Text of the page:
Village Voice 05.10.2017 : Page 42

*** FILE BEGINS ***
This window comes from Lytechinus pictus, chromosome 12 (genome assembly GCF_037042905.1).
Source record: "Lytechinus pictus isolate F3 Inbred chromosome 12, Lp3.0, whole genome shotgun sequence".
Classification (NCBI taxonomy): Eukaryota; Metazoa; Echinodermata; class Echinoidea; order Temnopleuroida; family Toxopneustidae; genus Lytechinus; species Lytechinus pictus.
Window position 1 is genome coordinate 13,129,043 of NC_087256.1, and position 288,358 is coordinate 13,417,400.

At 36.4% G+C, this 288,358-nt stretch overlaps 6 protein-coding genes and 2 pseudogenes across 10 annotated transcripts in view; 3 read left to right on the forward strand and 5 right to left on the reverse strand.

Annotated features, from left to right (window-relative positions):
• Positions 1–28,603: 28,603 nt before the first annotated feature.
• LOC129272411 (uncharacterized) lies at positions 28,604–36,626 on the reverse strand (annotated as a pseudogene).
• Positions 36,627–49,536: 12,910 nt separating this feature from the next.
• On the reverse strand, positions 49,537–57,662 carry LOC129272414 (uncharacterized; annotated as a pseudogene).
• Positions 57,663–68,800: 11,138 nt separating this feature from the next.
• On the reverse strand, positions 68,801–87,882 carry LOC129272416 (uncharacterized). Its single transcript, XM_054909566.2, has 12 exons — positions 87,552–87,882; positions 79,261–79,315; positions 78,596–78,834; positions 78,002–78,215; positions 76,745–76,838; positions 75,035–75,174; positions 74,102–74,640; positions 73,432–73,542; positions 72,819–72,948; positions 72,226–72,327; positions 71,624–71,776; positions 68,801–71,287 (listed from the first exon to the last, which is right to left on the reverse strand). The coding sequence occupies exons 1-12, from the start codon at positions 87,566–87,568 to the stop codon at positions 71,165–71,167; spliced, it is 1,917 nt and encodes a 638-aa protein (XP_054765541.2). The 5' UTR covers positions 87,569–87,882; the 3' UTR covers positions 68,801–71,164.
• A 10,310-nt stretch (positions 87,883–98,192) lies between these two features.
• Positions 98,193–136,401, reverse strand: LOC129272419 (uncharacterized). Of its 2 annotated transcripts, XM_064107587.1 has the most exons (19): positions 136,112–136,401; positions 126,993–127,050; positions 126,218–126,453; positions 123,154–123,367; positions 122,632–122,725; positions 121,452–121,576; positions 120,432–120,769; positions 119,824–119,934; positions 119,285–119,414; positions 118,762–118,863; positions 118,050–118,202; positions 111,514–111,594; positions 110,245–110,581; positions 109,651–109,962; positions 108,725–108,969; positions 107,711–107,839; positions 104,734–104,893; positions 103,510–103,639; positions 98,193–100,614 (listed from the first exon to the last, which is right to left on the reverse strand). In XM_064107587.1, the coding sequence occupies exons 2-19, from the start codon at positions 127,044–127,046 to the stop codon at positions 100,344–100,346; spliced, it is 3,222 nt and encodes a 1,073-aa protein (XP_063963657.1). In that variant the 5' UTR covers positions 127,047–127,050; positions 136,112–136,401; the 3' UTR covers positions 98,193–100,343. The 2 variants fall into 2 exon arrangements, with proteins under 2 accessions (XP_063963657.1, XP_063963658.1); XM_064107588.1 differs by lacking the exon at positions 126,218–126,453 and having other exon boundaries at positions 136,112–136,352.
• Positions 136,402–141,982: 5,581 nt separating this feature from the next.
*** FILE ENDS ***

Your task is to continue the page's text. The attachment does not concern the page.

44 May 10 -May 16, 2017 Doubles, Anyone? Suture ’s cross-racial noir twinning demands rediscovery BY DANNY KING The stuff of Suture (1993) — a Hitchcock-echoing wrong-man narrative shot in noir-indebted black-and-white and replete with big guns and hokey psy-choanalysis — is the stuff of Hollywood. But co-writers and -directors Scott McGe-hee and David Siegel, who are both white and who were in their early thirties and in-experienced in moviemaking when they collaborated on the project, complicated the familiar package with an audacious, even bizarre racial doubling. Nobody in the world of Suture can tell apart the leads, two estranged brothers who are far from dead ringers: the bus-riding Clay Arling-ton (Dennis Haysbert, then little-known), a black man who dresses in jeans and baseball caps, and the insidiously wealthy Vincent Towers (Michael Harris), a white man with prim suits and an ominously spare Phoenix apartment. Another noir element in Suture ’s DNA is the intrigue-generating flashback-plus-narration structure. The movie opens with a tease of a climactic bathroom The check mark indicates a Village Voice critics’ pick. shootout, plus heady voiceover from a yet-to-be-introduced therapist (Sab Shi-mono). But the story begins well before and hinges on that audience-challenging premise, as Clay and Vincent, reunited in the wake of their father’s death-by-homicide, marvel at the closeness of their likenesses — a closeness that viewers just have to accept. It’s this “resemblance” that sets the gears into motion: Vincent, guilty of the father’s murder (a means to gain an inheritance), engineers a second killing by which Clay will die via car bomb and, when found with Vincent’s ID on his person, be identified as the chief suspect in the first murder. Though severely wounded, particu-larly in the face, Clay survives the explo-sion, foiling the plan. But he wakes up with amnesia, thus helping to cement the fictitious reality — explained to him by a doctor called Renée Descartes (Mel Har-ris), her name this movie’s idea of a joke — that he is, indeed, Vincent Towers. Haysbert makes for a suitably agonized lead, whispering weakly from beneath a blanket of gauze as he tries to make sense of Clay’s night-marish predicament. Suture Unlike another anxious Directed by Scott American tale of facial recon-McGehee and struction and existential David Siegel Plays May 13 worry, John Frankenheimer’s Metrograph Suture , made indepen-claustrophobic Seconds dently on a strung-(1966), Suture was shot together budget of $1 (by Greg Gardiner) in the million, was greeted upon release with widescreen 2.35:1 aspect ratio. McGehee befuddlement and minimal returns. and Siegel use the ’Scope format to en-(Steven Soderbergh, an indispensable grossingly cerebral ends: When the cam-era circles the Rorschach-blotted office of late-in-the-game backer — he’s credited as an executive producer — will appear in a kindly shrink (Shimono), it’s as if it were conversation with McGehee and Siegel probing someone’s brain; the littered-in flashes of Clay’s dreams, like the image of following Metrograph’s DCP screening.) But it stands to gain an admiring audi-him standing by a highway at night in a ence. It was released on DVD and Blu-ray tight-fitting tuxedo, are made even more last year by Arrow Video, and its low-disorienting by the generous canvas. VILLAGE VOICE.com A Haysbert in a riddle in an enigma in an eyepatch Photofest budget flair and prickly puzzle-piece logic anticipate the work of Shane Carruth and Christopher Nolan. In their devotion to abstract concepts, McGehee and Siegel, like the Nolan of Inception (2010), deny their characters plentiful inner lives. But in the eerie coda, a series of still frames over which Shimono’s voice intones, or a scene of Renée describing Clay’s facial composition, framed in a gorgeous close-up on Haysbert, Suture opens up, if only briefly, to the conflicted human being supporting its enigmatic story. The Trip to Coppola Paris Can Wait squanders Diane Lane — and lots of nice dinners W BY APRIL WOLFE here are the goddamned roles for Diane Lane? Since her career launched in 1979 with a starring turn as a precocious thirteen-year-old Ameri-can girl in Paris in A Little Romance , Lane seems to have confused casting direc-tors: Is she the button-nosed embodi-ment of joie de vivre or the anarchist postpunk tempest of Ladies and Gentle-men, the Fabulous Stains (1982)? Confusing the matter further, she does both equally well, but that angelic face of hers lends itself easily to the rom-com, of which she’s done quite a few notables, like Under the Tuscan Sun (2003) and Must Love Dogs (2005). Now, because she had the temerity to age past forty, Lane’s frequently relegated to the wife/ mother combo in films like Man of Steel and Trumbo , which is why the prospect of her return to a plum part in a roman-tic comedy — Paris Can Wait , from di-rector Eleanor Coppola — sounded so promising. There are never enough middle-aged actors leading comedies. Unfortunately, the film, about a married woman who embarks on an impromptu and unexpectedly romantic road trip with a Frenchman, is a half-baked mess. The entire narrative plays out over a series of meals: Imagine The Trip meets Lost in Translation (Coppo-la’s daughter Sophia’s debut), but with stale dialogue and without much in the way of either romance or comedy. (If you enjoy sumptuous food photogra-phy, however, you’re in luck, as these Provençal meals get much screen time.) Anne (Lane), a retired dress shop owner, and her film producer husband, Michael (Alec Baldwin), are supposed to leave Cannes for Budapest, but she Anne take this in, she tilts her face can’t fly because of an ear infection. Mi-downward, mutters something about chael’s business partner Jacques (Arnaud carrots, and the narrative meanders on Viard) generously offers to drive her to to the next meal. Paris, where the couple will rendezvous. Scattered amid these repasts, Anne’s Coppola, whose own career was derailed constantly calling her daughter back by husband Francis’s, based this story — home in California. At one point, the car her narrative feature debut — on her own breaks down on the side of the road. experiences. And the film suffers for it; the Jacques, who’s in no hurry to get to Paris story’s premise demands that Jacques chip (it can wait, remember), away at Anne’s pristine exte-lays out a picnic while rior to expose her more vulner-Anne chats with the kid, able side (and vice versa), but Paris Can Wait who tells her mom that Coppola annoyingly guards Directed by the one-sentence de-Anne, almost as though she’s Eleanor Coppola Sony Pictures scription of her road trip conflicted about projecting Classics “sounds boring.” Anne any decipherable emotions or Opens May 12, turns away and rattles opinions onto a version of Paris Theatre off, “Oh my god, you herself. And there’s no chance and Angelika Film Center have no idea.” But nei-of comedy if Anne isn’t a ther do we. There’s abso-multidimensional character. lutely no way to tell how “It’s the best time of the Anne feels about Jacques, her husband, year to eat young animals,” says Jacques in or the loss of her career. Worst of all, one of the many, many dinner scenes Lane is wasted here. In Coppola’s rush where — in stark contrast to Anne’s stingy to zoom to the next bit of trivial dia-husband — he orders nearly everything on logue or five-course meal, she also flies the menu. What an awkward thing to say; right by Lane and her character. it should be funny! But instead of seeing